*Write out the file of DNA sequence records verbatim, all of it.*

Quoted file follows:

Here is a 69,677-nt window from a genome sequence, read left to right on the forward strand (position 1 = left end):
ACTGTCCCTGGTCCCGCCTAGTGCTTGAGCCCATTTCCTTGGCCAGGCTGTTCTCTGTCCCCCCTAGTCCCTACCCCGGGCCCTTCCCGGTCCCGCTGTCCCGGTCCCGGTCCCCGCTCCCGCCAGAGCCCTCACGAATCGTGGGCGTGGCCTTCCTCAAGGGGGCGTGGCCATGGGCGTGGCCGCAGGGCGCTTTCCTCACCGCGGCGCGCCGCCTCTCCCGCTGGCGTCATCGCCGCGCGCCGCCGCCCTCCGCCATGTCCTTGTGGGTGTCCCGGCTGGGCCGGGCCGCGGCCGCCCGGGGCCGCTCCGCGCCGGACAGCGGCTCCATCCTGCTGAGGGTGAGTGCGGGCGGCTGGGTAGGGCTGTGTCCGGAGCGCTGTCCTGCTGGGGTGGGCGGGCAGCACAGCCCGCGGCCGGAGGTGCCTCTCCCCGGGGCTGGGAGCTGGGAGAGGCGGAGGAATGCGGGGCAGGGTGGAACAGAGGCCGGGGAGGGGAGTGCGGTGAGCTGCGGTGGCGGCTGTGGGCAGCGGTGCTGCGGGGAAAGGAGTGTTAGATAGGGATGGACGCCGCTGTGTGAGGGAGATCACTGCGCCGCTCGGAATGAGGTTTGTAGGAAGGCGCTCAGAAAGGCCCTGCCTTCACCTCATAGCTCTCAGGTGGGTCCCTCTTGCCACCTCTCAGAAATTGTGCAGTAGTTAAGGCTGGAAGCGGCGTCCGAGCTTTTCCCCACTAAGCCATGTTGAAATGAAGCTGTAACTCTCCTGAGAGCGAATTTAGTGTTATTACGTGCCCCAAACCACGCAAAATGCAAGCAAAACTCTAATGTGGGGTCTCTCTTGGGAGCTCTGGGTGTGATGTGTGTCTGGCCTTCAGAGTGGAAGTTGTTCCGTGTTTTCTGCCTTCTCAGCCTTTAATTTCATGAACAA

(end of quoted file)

Here is a 69,677-nt window from a genome sequence, read left to right on the forward strand (position 1 = left end):
ACTGTCCCTGGTCCCGCCTAGTGCTTGAGCCCATTTCCTTGGCCAGGCTGTTCTCTGTCCCCCCTAGTCCCTACCCCGGGCCCTTCCCGGTCCCGCTGTCCCGGTCCCGGTCCCCGCTCCCGCCAGAGCCCTCACGAATCGTGGGCGTGGCCTTCCTCAAGGGGGCGTGGCCATGGGCGTGGCCGCAGGGCGCTTTCCTCACCGCGGCGCGCCGCCTCTCCCGCTGGCGTCATCGCCGCGCGCCGCCGCCCTCCGCCATGTCCTTGTGGGTGTCCCGGCTGGGCCGGGCCGCGGCCGCCCGGGGCCGCTCCGCGCCGGACAGCGGCTCCATCCTGCTGAGGGTGAGTGCGGGCGGCTGGGTAGGGCTGTGTCCGGAGCGCTGTCCTGCTGGGGTGGGCGGGCAGCACAGCCCGCGGCCGGAGGTGCCTCTCCCCGGGGCTGGGAGCTGGGAGAGGCGGAGGAATGCGGGGCAGGGTGGAACAGAGGCCGGGGAGGGGAGTGCGGTGAGCTGCGGTGGCGGCTGTGGGCAGCGGTGCTGCGGGGAAAGGAGTGTTAGATAGGGATGGACGCCGCTGTGTGAGGGAGATCACTGCGCCGCTCGGAATGAGGTTTGTAGGAAGGCGCTCAGAAAGGCCCTGCCTTCACCTCATAGCTCTCAGGTGGGTCCCTCTTGCCACCTCTCAGAAATTGTGCAGTAGTTAAGGCTGGAAGCGGCGTCCGAGCTTTTCCCCACTAAGCCATGTTGAAATGAAGCTGTAACTCTCCTGAGAGCGAATTTAGTGTTATTACGTGCCCCAAACCACGCAAAATGCAAGCAAAACTCTAATGTGGGGTCTCTCTTGGGAGCTCTGGGTGTGATGTGTGTCTGGCCTTCAGAGTGGAAGTTGTTCCGTGTTTTCTGCCTTCTCAGCCTTTAATTTCATGAACAA